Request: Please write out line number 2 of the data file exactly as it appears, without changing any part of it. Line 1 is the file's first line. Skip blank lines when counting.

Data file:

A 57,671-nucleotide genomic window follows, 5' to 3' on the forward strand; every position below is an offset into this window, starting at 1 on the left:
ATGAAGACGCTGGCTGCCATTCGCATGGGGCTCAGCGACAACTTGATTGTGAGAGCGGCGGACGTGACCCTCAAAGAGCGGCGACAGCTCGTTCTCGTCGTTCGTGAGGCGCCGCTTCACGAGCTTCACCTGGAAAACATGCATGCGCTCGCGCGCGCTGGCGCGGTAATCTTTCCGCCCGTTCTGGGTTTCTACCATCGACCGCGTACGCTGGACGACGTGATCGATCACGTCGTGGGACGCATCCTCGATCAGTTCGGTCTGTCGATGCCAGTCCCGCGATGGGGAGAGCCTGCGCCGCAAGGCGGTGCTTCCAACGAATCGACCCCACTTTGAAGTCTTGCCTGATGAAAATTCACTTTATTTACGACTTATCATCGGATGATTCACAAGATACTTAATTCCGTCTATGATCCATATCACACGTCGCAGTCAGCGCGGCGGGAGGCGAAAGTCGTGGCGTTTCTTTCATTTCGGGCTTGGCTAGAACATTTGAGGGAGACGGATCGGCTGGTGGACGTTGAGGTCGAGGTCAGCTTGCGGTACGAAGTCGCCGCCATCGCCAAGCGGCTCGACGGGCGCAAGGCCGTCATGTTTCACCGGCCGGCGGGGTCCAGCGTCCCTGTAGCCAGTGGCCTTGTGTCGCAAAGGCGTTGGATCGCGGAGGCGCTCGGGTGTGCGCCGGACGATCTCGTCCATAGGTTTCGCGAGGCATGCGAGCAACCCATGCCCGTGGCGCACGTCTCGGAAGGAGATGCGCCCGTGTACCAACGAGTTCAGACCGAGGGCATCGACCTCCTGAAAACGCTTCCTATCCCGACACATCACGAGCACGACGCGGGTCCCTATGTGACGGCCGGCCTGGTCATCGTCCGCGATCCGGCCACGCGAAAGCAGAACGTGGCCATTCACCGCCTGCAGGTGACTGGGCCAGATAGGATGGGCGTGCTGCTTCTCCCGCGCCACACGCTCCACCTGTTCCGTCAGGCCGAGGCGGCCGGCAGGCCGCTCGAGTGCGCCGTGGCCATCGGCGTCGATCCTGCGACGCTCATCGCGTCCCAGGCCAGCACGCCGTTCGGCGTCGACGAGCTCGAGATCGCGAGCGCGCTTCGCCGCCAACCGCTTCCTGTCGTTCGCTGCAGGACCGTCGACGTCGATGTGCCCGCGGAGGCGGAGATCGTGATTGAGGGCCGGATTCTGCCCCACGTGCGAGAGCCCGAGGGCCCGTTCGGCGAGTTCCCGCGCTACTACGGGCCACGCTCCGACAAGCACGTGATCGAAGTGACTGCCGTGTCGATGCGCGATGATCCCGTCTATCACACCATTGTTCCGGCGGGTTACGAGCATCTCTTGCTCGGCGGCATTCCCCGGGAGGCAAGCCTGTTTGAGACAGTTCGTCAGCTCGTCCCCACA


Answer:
ATGAAGACGCTGGCTGCCATTCGCATGGGGCTCAGCGACAACTTGATTGTGAGAGCGGCGGACGTGACCCTCAAAGAGCGGCGACAGCTCGTTCTCGTCGTTCGTGAGGCGCCGCTTCACGAGCTTCACCTGGAAAACATGCATGCGCTCGCGCGCGCTGGCGCGGTAATCTTTCCGCCCGTTCTGGGTTTCTACCATCGACCGCGTACGCTGGACGACGTGATCGATCACGTCGTGGGACGCATCCTCGATCAGTTCGGTCTGTCGATGCCAGTCCCGCGATGGGGAGAGCCTGCGCCGCAAGGCGGTGCTTCCAACGAATCGACCCCACTTTGAAGTCTTGCCTGATGAAAATTCACTTTATTTACGACTTATCATCGGATGATTCACAAGATACTTAATTCCGTCTATGATCCATATCACACGTCGCAGTCAGCGCGGCGGGAGGCGAAAGTCGTGGCGTTTCTTTCATTTCGGGCTTGGCTAGAACATTTGAGGGAGACGGATCGGCTGGTGGACGTTGAGGTCGAGGTCAGCTTGCGGTACGAAGTCGCCGCCATCGCCAAGCGGCTCGACGGGCGCAAGGCCGTCATGTTTCACCGGCCGGCGGGGTCCAGCGTCCCTGTAGCCAGTGGCCTTGTGTCGCAAAGGCGTTGGATCGCGGAGGCGCTCGGGTGTGCGCCGGACGATCTCGTCCATAGGTTTCGCGAGGCATGCGAGCAACCCATGCCCGTGGCGCACGTCTCGGAAGGAGATGCGCCCGTGTACCAACGAGTTCAGACCGAGGGCATCGACCTCCTGAAAACGCTTCCTATCCCGACACATCACGAGCACGACGCGGGTCCCTATGTGACGGCCGGCCTGGTCATCGTCCGCGATCCGGCCACGCGAAAGCAGAACGTGGCCATTCACCGCCTGCAGGTGACTGGGCCAGATAGGATGGGCGTGCTGCTTCTCCCGCGCCACACGCTCCACCTGTTCCGTCAGGCCGAGGCGGCCGGCAGGCCGCTCGAGTGCGCCGTGGCCATCGGCGTCGATCCTGCGACGCTCATCGCGTCCCAGGCCAGCACGCCGTTCGGCGTCGACGAGCTCGAGATCGCGAGCGCGCTTCGCCGCCAACCGCTTCCTGTCGTTCGCTGCAGGACCGTCGACGTCGATGTGCCCGCGGAGGCGGAGATCGTGATTGAGGGCCGGATTCTGCCCCACGTGCGAGAGCCCGAGGGCCCGTTCGGCGAGTTCCCGCGCTACTACGGGCCACGCTCCGACAAGCACGTGATCGAAGTGACTGCCGTGTCGATGCGCGATGATCCCGTCTATCACACCATTGTTCCGGCGGGTTACGAGCATCTCTTGCTCGGCGGCATTCCCCGGGAGGCAAGCCTGTTTGAGACAGTTCGTCAGCTCGTCCCCACA